Psychological Factors

One woman with spinal muscular atrophy uses the power of invisibility to her advantage

posted on October 8, 2015 - 9:27am
I was born with a superpower, only it took most of my life to realize that I had it. I had suspicions when I was younger, but never fully understood the breadth and depth of this superpower until recently. I have the power to be invisible. I can be in a restaurant and the wait staff doesn’t see me. I can be going down the street where people are aggressively distributing pamphlets, and I...
posted on January 1, 2008 - 2:59pm
QUEST Vol. 15, No. 1
NOTE: If your local bookstore doesn't have a book mentioned in Quest, usually it can be ordered through the store by providing the author's name, title and/or publisher. Often, books also can be ordered online. Reviewed books are not available through MDA. A Wing and a Prayer: An Artist’s Journey with Muscular Dystrophy by Barb Misheck, 191 pages, 2007, $19.95, PublishAmerica, www.publishamerica....
posted on January 1, 2008 - 10:11am
QUEST Vol. 15, No. 1
In this issue: A great cane ... and walker ** Loves digital Quest ** Living with SMA ** Glad to see McArdle disease.

Make the holidays a time of renewal

posted on November 1, 2007 - 10:16am
QUEST Vol. 14, No. 6
As a child, I loved the holidays, especially the established traditions.
posted on September 1, 2007 - 11:54am
QUEST Vol. 14, No. 5
Three times I broke my right foot. Three times in the same place — directly below my big toe. Strangers would ask why I was on crutches and wearing a cast, and I concocted elaborate stories to explain my temporary impairment. “Skiing, over the holidays,” I’d say. “Car accident. The vehicle was totaled so a broken foot is a minor inconvenience.” “Dancing. My partner has two left feet.”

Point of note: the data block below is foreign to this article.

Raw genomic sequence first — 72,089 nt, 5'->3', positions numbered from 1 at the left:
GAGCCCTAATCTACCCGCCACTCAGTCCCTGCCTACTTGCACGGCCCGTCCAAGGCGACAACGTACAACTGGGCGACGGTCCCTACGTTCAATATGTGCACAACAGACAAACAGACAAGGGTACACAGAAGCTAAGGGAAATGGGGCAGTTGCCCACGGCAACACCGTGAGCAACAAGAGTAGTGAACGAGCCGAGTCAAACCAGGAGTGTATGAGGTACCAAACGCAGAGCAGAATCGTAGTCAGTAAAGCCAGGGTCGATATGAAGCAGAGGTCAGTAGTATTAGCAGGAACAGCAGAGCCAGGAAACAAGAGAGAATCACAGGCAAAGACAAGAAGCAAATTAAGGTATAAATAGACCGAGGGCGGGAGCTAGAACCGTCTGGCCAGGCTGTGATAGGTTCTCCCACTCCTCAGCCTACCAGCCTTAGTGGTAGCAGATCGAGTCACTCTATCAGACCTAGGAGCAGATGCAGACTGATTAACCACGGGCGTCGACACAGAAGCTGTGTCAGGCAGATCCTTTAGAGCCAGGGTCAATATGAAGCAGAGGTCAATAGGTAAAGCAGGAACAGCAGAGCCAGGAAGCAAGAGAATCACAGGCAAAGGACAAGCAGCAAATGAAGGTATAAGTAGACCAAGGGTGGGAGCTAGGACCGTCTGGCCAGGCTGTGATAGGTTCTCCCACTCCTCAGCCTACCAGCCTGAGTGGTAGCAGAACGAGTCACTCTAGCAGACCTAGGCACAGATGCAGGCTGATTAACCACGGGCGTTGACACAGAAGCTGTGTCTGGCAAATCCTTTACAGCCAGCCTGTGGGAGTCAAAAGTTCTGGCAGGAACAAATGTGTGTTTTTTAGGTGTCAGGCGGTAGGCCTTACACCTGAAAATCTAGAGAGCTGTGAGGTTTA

posted on July 1, 2007 - 4:56pm
QUEST Vol. 14, No. 4
Our son is wonderful,” says K.M., a 42-year-old San Francisco area events manager and the mother of a 7-year-old boy with Duchenne muscular dystrophy. “I couldn’t ask for anything more. He’s everything I ever wanted. Of course I wouldn’t want this disease, but he’s just such a great, sweet kid, and it’s been our hope and dream to give him brothers or sisters.

The heart-wrenching process of helping children cope with the loss of a loved one

posted on July 1, 2007 - 10:09am
QUEST Vol. 14, No. 4
Definitions of the word grief range from the simple  (“sadness associated with loss”) to the more analytical — “a natural process of reacting physically and emotionally to a perception of loss. ” Whatever the definition, grief isn’t a pleasant experience, and when the person who’s grieving is a child, it can be a gut-wrenching, perplexing and often misunderstood process for parents.
posted on May 1, 2007 - 3:58pm
QUEST Vol. 14, No. 3
I once was very proud of my strength. Being the strongest, fastest and hardest-working was very important to me. But as you may have guessed, my story doesn’t end with a gold medal. I’ve achieved much more. My athletic career was terminated by an injury that may have been related to my muscular dystrophy, although I didn’t know at the time that I had MD. All I knew was the strength in my muscles...